UD hosts a one-day workshop on integrating financial software into the curriculum.

Trading ideas

Experts share tips, trends on financial markets simulation labs as teaching tools

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9:28 a.m., Aug. 27, 2013--Almost every seat in the Lerner College Trading Center at the University of Delaware was taken by 9 a.m. on Friday, Aug. 23, but the students were a bit more mature than the ones who fill those seats during the semester.

The students that day were business faculty from schools across the country, and they were at UD to attend a one-day conference, “Integrating Financial Software Into Your Curriculum,” hosted by the Alfred Lerner College of Business and Economics.

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“It’s a dean’s dream to have a first-class room like this, and attracting people here from other universities to share knowledge extends that dream,” said Bruce Weber.

Weber, dean of the Lerner College and an expert on information technology, added that events like the conference are critical to making academic trading centers successful. “These rooms don’t teach the students — they’re just tools,” he said. “We have to figure out how to use them best to make the experience come alive for our students.”

UD’s trading center, which opened in October 2008, is designed to replicate the trading floors in investment banks, brokerage houses and hedge funds on Wall Street.

Rich Jakotowicz, manager of the lab and instructor of finance, said that rooms like the trading center are an important part of experiential learning for business students. Some 35 new ones are added every year at academic institutions throughout the U.S., according to data from Rise Display.

“Meetings like this are important, so that we can exchange ideas and establish best practices for utilizing these labs,” he said.

Jennifer Milcarek, who has been program director of the Investment Center at Duquesne University for the past 11 years, was at the conference to learn about trends and issues in the field.

“Enrollments have grown so quickly that we’re getting ready to do our second rebuild since our center was launched 15 years ago,” she said. “It’s really valuable to have a sense of what others are doing as we make decisions about issues like choosing vendors. Finance labs are becoming standard in business schools, but those of us in this very specialized field need to keep learning and sharing experiences.”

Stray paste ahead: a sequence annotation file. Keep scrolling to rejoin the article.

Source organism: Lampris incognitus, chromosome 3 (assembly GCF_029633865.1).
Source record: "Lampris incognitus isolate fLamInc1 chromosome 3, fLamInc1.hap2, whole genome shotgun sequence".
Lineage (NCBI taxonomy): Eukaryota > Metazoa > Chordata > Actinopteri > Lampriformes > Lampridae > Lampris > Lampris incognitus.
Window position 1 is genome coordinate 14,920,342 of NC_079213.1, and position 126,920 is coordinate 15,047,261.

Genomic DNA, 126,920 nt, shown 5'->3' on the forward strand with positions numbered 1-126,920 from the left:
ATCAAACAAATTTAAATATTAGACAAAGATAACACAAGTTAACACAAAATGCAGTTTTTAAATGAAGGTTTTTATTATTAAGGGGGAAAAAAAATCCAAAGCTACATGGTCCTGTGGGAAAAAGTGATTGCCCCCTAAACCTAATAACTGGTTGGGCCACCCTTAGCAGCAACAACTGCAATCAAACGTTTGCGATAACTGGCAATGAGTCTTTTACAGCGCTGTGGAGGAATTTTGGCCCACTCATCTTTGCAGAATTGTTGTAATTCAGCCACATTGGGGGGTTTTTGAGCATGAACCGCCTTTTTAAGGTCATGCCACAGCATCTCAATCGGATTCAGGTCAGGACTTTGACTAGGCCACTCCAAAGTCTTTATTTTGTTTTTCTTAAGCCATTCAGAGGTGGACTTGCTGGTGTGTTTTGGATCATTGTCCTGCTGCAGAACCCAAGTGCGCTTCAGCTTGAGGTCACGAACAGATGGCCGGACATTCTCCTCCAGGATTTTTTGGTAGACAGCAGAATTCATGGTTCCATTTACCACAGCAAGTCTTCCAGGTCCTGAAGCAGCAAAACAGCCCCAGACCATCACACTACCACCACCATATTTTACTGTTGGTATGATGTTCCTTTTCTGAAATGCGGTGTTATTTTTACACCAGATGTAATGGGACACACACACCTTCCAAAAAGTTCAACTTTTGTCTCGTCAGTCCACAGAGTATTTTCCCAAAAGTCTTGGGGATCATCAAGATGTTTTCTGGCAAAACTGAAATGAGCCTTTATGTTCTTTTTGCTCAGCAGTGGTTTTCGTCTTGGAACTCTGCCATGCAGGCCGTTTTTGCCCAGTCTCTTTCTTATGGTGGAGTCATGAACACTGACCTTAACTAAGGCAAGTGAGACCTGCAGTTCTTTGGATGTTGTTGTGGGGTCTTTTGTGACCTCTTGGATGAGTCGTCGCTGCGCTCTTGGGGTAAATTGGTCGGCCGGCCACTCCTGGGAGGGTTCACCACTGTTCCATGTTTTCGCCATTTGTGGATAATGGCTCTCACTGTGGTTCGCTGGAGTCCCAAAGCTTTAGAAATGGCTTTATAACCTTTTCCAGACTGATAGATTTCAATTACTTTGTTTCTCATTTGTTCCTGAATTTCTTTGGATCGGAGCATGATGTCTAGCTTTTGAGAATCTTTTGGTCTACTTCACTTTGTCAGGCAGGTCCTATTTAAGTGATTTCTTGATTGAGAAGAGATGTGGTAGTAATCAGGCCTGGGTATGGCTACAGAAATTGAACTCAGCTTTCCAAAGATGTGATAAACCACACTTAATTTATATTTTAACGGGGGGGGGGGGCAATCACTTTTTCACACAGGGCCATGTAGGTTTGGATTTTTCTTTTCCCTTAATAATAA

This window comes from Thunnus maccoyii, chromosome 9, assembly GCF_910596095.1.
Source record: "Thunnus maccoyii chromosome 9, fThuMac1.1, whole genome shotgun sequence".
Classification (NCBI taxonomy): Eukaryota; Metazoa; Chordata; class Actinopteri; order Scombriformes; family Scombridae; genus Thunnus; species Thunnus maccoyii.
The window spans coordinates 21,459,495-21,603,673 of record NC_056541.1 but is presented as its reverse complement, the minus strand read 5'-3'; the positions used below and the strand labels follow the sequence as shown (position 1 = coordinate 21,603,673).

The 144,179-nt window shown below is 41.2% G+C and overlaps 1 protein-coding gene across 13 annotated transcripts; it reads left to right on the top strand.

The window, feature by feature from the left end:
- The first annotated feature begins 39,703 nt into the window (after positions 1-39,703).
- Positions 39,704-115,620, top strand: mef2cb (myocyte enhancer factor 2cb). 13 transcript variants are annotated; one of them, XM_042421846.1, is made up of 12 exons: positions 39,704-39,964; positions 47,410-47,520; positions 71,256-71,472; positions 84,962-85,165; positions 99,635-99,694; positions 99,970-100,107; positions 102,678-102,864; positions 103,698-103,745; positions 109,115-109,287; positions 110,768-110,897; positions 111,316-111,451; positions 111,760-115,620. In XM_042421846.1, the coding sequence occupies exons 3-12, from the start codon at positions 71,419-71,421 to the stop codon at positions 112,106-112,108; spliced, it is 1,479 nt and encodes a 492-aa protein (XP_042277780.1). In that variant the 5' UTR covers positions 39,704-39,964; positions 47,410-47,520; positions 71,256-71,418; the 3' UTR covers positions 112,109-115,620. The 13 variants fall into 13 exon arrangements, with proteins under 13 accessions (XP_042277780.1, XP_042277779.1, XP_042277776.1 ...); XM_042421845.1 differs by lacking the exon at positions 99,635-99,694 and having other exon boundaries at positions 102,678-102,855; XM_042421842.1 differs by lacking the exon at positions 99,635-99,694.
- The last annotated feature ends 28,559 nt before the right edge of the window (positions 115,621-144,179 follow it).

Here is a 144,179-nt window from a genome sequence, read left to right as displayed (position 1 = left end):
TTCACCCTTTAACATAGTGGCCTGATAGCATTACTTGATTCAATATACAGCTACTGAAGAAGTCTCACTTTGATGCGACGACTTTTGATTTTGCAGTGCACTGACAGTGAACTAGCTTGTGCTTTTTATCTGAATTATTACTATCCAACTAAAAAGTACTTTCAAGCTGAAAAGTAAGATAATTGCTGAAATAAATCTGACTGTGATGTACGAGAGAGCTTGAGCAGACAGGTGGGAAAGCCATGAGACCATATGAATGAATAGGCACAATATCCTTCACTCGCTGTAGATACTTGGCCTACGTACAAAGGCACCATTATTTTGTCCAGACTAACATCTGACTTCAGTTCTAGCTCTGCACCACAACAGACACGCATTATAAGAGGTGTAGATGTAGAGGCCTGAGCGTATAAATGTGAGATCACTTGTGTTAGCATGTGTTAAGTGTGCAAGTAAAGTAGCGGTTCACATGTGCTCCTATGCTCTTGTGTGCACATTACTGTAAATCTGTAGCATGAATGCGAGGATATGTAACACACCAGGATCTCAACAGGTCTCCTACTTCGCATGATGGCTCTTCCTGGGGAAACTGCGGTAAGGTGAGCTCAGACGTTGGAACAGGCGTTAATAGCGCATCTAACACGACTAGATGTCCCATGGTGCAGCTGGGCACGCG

The agenda included presentations on topics ranging from finance lab statistics, derivatives, and investment clubs to international finance, microstructure and trading, and fixed income markets.

For Weber, the day was a success before it even got started. “Any time UD can host an event that draws 40 participants from other academic institutions to our facility, it’s a sign we’re doing something right, and it’s a chance to spread the word about our programs.”

About the conference

The conference program featured presentations by Richard Holowczak (Baruch College), James Jablonski (Villanova University), Stafford Johnson (Xavier University), and John Broussard (Rutgers University), as well as Paul Laux, Jakotowicz and Weber from UD.

Sponsors included Rise Display, FactSet, Bloomberg, and TraderEx LLC.

About the Lerner College Trading Center

The Lerner College Trading Center is a 2,200-square-foot educational facility designed to replicate the trading floors in investment banks, brokerage houses, and hedge funds on Wall Street. The center incorporates the same computer hardware, software, networks, and market data feeds found in every financial institution throughout the world. The center contains 16 classroom work stations, four research room workstations, an instructor podium, and real-time feeds to two tickers and four LCD displays.

The primary objective of the center is to increase the quality of the academic experience within the Lerner College by allowing students to experience real-time, hands-on professional applications of the industry and empowering faculty with high-tech teaching tools. This discovery-based learning facility allows the Lerner College to stay abreast of the fast-paced world of financial markets.

Students in finance, economics, HRIM, accounting, MIS, and other classes use the center to put theory into practice. Workshops teach students the basics of working with sophisticated financial software. Professional training courses and executive education classes are also conducted in the center. When not being used for classes and workshops, the facility is available for students to complete research and assignments.

Article by Diane Kukich

Photos by Evan Krape

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